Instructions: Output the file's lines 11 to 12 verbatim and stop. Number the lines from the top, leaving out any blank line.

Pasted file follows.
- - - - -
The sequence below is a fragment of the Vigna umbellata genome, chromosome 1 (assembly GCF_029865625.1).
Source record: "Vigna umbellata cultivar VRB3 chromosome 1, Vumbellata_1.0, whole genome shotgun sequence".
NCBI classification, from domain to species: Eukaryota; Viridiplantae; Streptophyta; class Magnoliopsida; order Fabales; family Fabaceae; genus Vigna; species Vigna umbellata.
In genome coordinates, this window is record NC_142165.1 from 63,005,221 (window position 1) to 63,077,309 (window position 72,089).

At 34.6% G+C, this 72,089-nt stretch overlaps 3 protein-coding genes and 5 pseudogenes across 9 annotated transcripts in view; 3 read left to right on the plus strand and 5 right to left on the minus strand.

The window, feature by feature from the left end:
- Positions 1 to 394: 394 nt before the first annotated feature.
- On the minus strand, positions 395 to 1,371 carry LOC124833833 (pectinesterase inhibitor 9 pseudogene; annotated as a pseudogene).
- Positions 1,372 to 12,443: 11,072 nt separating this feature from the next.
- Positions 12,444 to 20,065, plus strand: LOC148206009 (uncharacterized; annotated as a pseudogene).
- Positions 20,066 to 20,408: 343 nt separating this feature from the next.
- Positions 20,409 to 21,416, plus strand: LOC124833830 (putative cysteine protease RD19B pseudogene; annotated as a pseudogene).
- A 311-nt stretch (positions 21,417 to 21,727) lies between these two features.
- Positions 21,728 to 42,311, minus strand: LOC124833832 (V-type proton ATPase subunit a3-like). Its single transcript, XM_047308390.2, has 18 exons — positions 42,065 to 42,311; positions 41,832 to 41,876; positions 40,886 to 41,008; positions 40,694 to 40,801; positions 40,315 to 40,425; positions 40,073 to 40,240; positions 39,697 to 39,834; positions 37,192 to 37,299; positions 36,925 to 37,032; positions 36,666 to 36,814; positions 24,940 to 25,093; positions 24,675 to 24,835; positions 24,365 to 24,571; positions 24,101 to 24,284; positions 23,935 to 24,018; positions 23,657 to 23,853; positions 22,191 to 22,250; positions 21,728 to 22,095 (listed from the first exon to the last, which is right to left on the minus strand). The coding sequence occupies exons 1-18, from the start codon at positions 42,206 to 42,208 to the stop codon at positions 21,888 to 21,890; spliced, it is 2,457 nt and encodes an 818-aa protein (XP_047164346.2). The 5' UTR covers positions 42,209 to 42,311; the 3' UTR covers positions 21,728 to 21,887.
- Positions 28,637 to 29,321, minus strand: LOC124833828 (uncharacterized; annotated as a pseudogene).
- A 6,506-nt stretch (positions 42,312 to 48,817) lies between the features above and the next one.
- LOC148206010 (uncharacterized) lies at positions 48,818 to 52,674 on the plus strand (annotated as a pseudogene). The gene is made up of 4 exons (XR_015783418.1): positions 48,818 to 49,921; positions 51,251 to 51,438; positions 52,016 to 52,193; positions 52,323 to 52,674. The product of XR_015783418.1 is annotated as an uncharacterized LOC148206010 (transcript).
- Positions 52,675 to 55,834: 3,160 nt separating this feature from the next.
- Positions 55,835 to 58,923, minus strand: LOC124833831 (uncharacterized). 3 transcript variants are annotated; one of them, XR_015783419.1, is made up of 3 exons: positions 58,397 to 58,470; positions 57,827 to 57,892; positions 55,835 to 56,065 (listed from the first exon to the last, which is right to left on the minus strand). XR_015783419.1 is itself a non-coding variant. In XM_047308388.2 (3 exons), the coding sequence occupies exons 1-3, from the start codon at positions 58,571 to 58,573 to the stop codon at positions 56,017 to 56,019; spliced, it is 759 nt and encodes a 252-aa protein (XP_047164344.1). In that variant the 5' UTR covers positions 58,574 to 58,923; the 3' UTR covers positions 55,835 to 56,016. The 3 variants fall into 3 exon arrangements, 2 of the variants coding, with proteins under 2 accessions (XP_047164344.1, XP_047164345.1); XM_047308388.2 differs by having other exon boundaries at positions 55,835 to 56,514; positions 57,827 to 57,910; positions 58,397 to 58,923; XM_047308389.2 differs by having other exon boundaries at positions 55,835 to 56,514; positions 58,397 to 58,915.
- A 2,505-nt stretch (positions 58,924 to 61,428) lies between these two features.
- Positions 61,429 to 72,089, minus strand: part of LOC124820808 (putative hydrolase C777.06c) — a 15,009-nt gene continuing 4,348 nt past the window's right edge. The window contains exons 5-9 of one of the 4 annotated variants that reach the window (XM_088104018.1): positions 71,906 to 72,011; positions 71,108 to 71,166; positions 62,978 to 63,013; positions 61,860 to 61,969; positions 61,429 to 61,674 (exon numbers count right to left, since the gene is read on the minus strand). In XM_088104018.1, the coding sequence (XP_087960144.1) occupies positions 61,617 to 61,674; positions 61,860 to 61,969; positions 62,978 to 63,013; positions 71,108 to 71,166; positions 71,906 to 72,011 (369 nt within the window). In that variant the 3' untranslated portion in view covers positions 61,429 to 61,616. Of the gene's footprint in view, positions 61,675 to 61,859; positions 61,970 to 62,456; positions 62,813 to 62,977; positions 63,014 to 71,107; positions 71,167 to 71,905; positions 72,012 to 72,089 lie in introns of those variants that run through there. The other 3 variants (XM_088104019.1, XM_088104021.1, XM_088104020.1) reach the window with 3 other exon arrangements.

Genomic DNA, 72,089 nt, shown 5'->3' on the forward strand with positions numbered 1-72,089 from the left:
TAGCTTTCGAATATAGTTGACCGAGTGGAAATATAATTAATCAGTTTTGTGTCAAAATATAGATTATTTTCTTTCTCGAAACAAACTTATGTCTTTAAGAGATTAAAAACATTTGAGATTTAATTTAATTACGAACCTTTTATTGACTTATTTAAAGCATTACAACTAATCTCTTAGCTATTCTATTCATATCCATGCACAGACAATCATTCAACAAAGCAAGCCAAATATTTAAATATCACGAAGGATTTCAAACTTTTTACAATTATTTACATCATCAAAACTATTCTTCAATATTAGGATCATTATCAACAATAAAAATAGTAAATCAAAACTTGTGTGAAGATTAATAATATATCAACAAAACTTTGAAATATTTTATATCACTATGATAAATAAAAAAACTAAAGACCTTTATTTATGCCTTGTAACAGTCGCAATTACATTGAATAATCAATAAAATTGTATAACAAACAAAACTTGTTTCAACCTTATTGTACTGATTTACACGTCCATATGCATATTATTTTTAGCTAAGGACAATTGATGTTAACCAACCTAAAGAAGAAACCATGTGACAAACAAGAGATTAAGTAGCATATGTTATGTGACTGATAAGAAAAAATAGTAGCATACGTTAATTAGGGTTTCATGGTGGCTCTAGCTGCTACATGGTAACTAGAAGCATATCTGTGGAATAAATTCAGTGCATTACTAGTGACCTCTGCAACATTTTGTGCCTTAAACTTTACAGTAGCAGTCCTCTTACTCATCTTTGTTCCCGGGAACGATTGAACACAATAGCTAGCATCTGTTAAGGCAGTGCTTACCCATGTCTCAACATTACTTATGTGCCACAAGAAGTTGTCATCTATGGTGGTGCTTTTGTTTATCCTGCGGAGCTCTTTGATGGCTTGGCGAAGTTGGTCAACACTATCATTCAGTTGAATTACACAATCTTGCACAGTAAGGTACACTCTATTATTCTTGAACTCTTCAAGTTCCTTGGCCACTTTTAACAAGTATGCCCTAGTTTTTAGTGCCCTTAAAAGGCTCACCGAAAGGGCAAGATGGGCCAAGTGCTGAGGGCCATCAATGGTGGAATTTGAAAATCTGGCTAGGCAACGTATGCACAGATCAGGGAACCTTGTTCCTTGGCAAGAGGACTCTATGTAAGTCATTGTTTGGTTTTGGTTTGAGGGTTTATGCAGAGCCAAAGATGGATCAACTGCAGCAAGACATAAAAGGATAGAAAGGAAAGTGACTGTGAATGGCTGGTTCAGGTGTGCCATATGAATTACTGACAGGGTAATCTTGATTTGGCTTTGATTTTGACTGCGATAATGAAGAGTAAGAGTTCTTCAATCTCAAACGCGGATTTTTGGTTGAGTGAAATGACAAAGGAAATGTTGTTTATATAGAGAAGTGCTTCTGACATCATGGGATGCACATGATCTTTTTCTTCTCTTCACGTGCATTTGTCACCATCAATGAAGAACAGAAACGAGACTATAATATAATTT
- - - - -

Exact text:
- Positions 20,066 to 20,408: 343 nt separating this feature from the next.
- Positions 20,409 to 21,416, plus strand: LOC124833830 (putative cysteine protease RD19B pseudogene; annotated as a pseudogene).